School

Children's and young adult books in the classroom.

We need diverse books because of Ferguson

source: http://news.stlpublicradio.org/

I have no idea what actually happened between Mike Brown and Darren Wilson in those unfortunate moments — and neither do you. Some people lie. Some cops lie. Evidence can be portrayed or interpreted in multiple ways. Let’s stop pretending that we (or our news sources) are the sole possessors of indisputable facts. But don’t let that cause you […]

Last adolescent lit class

The Fault in our Stars

For our last class, students are reading The Fault in Our Stars, which I offer as a “dessert book” after their hard work this term, and also as a comparison love story to Eleanor and Park from our second week. The class will also read Katrina and Rachel’s take on “What Makes a Good Love […]

Using comics in your classroom

Marek Bennet panel from Multiple Intelligences

Last month, I was fortunate to be able to attend several sessions at the Comics and the Classroom symposium offered as part of the Massachusetts Independent Comics Expo (MICE) on October 5th. The symposium, which was the first of what they hope will become an annual event as part of MICE, brought together a number […]

Pictures (adolescent lit class #5)

Pictures week

This week’s class (Nov. 24, 2014) focuses on visual literacy: pictures in young adult literature, in works of both fiction and nonfiction. I offer some questions in the individual posts about the role of these books in the classroom; as always, feel free to respond in other ways with your thoughts on any of this […]

Two picture books

sis_tree of life

      The Arrival by Shaun Tan (Scholastic, 2007) The Tree of Life: Charles Darwin by Peter Sís (Farrar, 2003) Illustrated books can be easily overlooked for and by adolescents, who may see picture books as the domain of small children only. Sophisticated titles such as Shaun Tan’s The Arrival or elaborate, finely detailed works […]

Three graphic novels

Yummy

          Boxers and Saints by Gene Luen Yang (First Second, 2013) Yummy: The Last Days of a Southside Shorty by G. Neri, illustrated by Randy DuBurke (Lee & Low, 2010) Graphic novels are enjoying a surge of interest and critical attention. Gene Luen Yang’s American Born Chinese was the first graphic novel nominated for […]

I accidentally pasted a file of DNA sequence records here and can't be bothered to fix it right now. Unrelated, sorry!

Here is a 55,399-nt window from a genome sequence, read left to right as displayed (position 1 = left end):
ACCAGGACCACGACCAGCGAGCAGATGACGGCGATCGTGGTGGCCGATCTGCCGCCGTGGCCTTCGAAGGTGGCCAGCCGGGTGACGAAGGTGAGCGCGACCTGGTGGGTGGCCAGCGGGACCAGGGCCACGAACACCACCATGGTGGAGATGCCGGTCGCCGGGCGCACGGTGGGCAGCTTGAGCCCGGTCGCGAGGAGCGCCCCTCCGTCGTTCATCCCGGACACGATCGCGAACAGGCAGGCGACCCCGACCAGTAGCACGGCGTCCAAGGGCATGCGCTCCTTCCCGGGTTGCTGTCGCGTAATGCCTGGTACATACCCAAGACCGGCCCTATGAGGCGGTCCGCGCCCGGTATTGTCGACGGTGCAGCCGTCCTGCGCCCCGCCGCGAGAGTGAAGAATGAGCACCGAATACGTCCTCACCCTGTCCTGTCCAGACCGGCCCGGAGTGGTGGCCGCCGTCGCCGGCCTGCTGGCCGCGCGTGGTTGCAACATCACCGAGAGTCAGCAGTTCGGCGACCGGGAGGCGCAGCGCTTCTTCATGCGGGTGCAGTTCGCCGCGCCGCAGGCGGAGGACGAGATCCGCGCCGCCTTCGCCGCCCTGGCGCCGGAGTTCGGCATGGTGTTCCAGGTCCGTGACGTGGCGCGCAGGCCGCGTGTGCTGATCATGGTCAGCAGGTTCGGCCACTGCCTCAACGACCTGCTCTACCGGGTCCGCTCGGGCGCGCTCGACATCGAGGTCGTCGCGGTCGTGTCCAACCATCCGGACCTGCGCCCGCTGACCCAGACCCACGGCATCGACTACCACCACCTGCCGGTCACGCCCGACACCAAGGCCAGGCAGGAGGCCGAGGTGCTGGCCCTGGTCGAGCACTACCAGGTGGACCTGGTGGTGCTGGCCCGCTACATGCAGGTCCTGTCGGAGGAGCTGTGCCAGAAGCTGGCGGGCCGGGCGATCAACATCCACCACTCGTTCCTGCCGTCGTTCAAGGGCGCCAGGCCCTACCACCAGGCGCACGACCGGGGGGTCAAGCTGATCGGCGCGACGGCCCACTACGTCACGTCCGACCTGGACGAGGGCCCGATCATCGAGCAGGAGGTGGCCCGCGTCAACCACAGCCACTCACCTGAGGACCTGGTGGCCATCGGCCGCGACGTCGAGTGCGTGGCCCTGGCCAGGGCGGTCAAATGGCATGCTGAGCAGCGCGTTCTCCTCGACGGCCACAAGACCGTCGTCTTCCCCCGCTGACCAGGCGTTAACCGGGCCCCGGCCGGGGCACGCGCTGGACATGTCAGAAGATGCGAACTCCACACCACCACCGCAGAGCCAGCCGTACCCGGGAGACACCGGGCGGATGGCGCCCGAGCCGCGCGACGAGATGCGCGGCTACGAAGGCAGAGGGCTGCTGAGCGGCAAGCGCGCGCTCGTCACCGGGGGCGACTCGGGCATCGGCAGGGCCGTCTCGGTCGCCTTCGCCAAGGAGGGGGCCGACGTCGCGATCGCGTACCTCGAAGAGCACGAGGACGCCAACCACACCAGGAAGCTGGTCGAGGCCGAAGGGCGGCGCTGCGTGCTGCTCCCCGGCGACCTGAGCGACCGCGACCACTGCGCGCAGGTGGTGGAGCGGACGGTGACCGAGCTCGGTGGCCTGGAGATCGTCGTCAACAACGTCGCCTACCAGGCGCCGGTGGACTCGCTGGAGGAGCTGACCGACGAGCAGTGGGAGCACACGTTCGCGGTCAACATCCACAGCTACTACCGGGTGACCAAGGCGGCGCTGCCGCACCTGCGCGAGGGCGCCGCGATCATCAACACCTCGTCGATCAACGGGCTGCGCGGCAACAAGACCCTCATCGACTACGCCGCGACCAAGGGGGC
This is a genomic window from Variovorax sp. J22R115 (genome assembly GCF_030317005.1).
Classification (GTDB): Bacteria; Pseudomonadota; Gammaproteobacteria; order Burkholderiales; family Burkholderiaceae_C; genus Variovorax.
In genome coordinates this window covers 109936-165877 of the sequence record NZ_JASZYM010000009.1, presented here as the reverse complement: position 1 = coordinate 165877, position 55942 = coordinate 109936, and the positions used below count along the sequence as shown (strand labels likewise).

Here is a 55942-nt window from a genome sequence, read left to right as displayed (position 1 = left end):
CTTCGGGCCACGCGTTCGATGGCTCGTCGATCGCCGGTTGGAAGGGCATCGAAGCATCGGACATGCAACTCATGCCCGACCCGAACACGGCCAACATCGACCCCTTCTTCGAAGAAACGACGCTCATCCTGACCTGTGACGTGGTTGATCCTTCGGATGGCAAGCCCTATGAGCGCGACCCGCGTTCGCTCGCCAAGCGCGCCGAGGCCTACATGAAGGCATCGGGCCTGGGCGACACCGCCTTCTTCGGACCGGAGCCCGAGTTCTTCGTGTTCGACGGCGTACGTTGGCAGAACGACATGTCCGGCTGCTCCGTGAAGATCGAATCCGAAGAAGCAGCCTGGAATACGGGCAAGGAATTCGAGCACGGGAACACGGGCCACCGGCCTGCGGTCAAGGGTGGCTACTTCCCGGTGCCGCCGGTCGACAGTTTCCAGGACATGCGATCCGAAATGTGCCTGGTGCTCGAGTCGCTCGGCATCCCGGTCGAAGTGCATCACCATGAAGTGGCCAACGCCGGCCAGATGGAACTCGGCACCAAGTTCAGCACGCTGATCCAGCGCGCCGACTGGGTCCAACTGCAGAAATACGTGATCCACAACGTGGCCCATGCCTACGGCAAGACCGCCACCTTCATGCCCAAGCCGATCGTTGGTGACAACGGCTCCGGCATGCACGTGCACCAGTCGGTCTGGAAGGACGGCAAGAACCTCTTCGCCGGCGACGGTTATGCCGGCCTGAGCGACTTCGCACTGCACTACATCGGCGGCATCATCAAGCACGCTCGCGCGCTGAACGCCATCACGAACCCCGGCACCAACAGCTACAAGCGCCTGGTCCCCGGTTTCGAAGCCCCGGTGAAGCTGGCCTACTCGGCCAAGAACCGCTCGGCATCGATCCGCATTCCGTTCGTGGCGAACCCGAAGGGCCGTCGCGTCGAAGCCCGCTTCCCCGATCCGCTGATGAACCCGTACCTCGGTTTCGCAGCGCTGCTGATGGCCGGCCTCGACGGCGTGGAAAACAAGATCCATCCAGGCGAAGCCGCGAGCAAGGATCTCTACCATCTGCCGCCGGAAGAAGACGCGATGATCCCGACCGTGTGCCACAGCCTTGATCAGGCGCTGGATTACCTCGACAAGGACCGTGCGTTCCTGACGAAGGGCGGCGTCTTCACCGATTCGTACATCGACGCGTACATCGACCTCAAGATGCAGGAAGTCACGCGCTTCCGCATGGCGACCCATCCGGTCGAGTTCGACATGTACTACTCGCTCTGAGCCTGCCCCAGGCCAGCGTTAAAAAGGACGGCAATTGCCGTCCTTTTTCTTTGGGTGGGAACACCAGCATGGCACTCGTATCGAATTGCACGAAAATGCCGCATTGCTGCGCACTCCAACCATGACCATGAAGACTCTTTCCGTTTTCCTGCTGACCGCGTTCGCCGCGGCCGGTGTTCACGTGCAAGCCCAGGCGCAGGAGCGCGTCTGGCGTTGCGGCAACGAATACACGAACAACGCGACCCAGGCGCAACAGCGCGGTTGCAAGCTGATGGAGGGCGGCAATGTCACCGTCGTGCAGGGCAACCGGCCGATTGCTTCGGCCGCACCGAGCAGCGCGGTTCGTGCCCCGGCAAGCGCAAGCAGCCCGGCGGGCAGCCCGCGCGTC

Fantasy and science fiction

fantasy2014

This week’s topic is “Beyond the World We Know” — a category that encompasses an extensive range of books, from magical realism to science fiction to the far away places of imaginary worlds. Jane Langton’s classic piece on fantasy from the 1973 Horn Book, “The Weak Place in the Cloth” provides an apt and lovely […]

Far Far Away

far far away

Folk and fairy tales have long been fodder for writers, who re-tell, borrow, fracture, and invert the original stories in their own. I would suggest that Tom McNeal bends the relationship between fairy tale and novel in a new way in his suspenseful tale Far Far Away. What do others think about blending of new […]

Feed

feed

At first perusal, M.T. Anderson’s Feed is an entertaining tale of privileged futuristic teens who spend spring break on the moon. Their carelessness about the environment, their pitiful lack of knowledge, and technology-induced overstimulation seems so exaggerated as to invite easy laughter. Not far into the book, however, we start to recognize every aspect of […]

Historical fiction and nonfiction

histfic_nf_2014_550x384

Next Monday (November 10), Lauren’s class will be discussing several books. The theme for the day is “The past made present” so they will look at both historical fiction and nonfiction — including one book that’s a hybrid of the two. Everyone will be reading One Crazy Summer; they will choose to read either No […]